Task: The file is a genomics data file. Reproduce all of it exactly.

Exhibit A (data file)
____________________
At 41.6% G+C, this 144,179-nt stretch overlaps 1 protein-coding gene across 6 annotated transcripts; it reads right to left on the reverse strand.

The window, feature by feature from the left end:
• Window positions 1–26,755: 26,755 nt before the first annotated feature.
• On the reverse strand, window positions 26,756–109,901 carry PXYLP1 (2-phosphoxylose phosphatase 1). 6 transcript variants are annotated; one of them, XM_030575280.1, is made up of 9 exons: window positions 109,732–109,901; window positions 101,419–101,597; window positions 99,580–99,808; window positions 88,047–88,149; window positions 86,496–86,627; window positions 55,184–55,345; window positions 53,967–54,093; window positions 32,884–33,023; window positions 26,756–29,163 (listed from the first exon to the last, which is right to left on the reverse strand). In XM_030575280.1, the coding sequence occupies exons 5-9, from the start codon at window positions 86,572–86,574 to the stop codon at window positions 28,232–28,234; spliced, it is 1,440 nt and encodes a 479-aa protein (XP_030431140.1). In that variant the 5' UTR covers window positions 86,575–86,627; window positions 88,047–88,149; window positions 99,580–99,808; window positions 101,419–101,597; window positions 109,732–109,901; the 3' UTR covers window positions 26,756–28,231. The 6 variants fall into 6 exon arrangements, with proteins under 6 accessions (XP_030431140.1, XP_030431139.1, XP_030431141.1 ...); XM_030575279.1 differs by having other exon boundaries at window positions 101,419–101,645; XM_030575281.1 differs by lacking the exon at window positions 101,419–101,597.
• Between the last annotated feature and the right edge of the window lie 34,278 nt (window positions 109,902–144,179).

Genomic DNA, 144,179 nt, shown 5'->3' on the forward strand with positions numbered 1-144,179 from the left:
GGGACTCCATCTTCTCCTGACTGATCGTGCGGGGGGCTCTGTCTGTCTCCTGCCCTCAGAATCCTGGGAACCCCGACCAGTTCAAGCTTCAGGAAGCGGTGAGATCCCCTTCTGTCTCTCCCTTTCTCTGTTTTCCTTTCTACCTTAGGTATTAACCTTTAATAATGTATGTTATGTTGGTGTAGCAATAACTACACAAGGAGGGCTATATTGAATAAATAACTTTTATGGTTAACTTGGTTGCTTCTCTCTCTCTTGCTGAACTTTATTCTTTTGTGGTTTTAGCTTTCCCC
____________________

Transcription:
At 41.6% G+C, this 144,179-nt stretch overlaps 1 protein-coding gene across 6 annotated transcripts; it reads right to left on the reverse strand.

The window, feature by feature from the left end:
• Window positions 1–26,755: 26,755 nt before the first annotated feature.
• On the reverse strand, window positions 26,756–109,901 carry PXYLP1 (2-phosphoxylose phosphatase 1). 6 transcript variants are annotated; one of them, XM_030575280.1, is made up of 9 exons: window positions 109,732–109,901; window positions 101,419–101,597; window positions 99,580–99,808; window positions 88,047–88,149; window positions 86,496–86,627; window positions 55,184–55,345; window positions 53,967–54,093; window positions 32,884–33,023; window positions 26,756–29,163 (listed from the first exon to the last, which is right to left on the reverse strand). In XM_030575280.1, the coding sequence occupies exons 5-9, from the start codon at window positions 86,572–86,574 to the stop codon at window positions 28,232–28,234; spliced, it is 1,440 nt and encodes a 479-aa protein (XP_030431140.1). In that variant the 5' UTR covers window positions 86,575–86,627; window positions 88,047–88,149; window positions 99,580–99,808; window positions 101,419–101,597; window positions 109,732–109,901; the 3' UTR covers window positions 26,756–28,231. The 6 variants fall into 6 exon arrangements, with proteins under 6 accessions (XP_030431140.1, XP_030431139.1, XP_030431141.1 ...); XM_030575279.1 differs by having other exon boundaries at window positions 101,419–101,645; XM_030575281.1 differs by lacking the exon at window positions 101,419–101,597.
• Between the last annotated feature and the right edge of the window lie 34,278 nt (window positions 109,902–144,179).

Genomic DNA, 144,179 nt, shown 5'->3' on the forward strand with positions numbered 1-144,179 from the left:
GGGACTCCATCTTCTCCTGACTGATCGTGCGGGGGGCTCTGTCTGTCTCCTGCCCTCAGAATCCTGGGAACCCCGACCAGTTCAAGCTTCAGGAAGCGGTGAGATCCCCTTCTGTCTCTCCCTTTCTCTGTTTTCCTTTCTACCTTAGGTATTAACCTTTAATAATGTATGTTATGTTGGTGTAGCAATAACTACACAAGGAGGGCTATATTGAATAAATAACTTTTATGGTTAACTTGGTTGCTTCTCTCTCTCTTGCTGAACTTTATTCTTTTGTGGTTTTAGCTTTCCCC